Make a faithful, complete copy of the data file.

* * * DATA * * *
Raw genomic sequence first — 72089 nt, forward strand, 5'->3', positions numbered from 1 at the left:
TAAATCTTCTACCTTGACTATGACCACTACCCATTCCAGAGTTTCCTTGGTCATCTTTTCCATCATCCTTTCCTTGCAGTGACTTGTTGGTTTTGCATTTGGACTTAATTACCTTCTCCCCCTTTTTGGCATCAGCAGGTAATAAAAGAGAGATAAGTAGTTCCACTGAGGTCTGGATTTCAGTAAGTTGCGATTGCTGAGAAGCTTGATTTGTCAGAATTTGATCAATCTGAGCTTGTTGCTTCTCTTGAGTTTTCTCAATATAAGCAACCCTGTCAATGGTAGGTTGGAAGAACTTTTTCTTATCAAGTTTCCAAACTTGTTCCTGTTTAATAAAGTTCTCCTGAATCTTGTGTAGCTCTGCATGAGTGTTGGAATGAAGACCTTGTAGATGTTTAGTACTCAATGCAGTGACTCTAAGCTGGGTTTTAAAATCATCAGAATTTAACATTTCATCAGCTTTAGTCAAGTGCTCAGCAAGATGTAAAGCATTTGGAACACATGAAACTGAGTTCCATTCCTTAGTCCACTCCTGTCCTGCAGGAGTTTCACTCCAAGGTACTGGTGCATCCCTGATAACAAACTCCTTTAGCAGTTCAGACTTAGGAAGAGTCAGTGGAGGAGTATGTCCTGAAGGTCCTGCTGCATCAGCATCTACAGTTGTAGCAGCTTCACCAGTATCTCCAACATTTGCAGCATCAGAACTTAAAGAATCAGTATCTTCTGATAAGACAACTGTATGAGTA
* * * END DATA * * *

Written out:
Raw genomic sequence first — 72089 nt, forward strand, 5'->3', positions numbered from 1 at the left:
TAAATCTTCTACCTTGACTATGACCACTACCCATTCCAGAGTTTCCTTGGTCATCTTTTCCATCATCCTTTCCTTGCAGTGACTTGTTGGTTTTGCATTTGGACTTAATTACCTTCTCCCCCTTTTTGGCATCAGCAGGTAATAAAAGAGAGATAAGTAGTTCCACTGAGGTCTGGATTTCAGTAAGTTGCGATTGCTGAGAAGCTTGATTTGTCAGAATTTGATCAATCTGAGCTTGTTGCTTCTCTTGAGTTTTCTCAATATAAGCAACCCTGTCAATGGTAGGTTGGAAGAACTTTTTCTTATCAAGTTTCCAAACTTGTTCCTGTTTAATAAAGTTCTCCTGAATCTTGTGTAGCTCTGCATGAGTGTTGGAATGAAGACCTTGTAGATGTTTAGTACTCAATGCAGTGACTCTAAGCTGGGTTTTAAAATCATCAGAATTTAACATTTCATCAGCTTTAGTCAAGTGCTCAGCAAGATGTAAAGCATTTGGAACACATGAAACTGAGTTCCATTCCTTAGTCCACTCCTGTCCTGCAGGAGTTTCACTCCAAGGTACTGGTGCATCCCTGATAACAAACTCCTTTAGCAGTTCAGACTTAGGAAGAGTCAGTGGAGGAGTATGTCCTGAAGGTCCTGCTGCATCAGCATCTACAGTTGTAGCAGCTTCACCAGTATCTCCAACATTTGCAGCATCAGAACTTAAAGAATCAGTATCTTCTGATAAGACAACTGTATGAGTA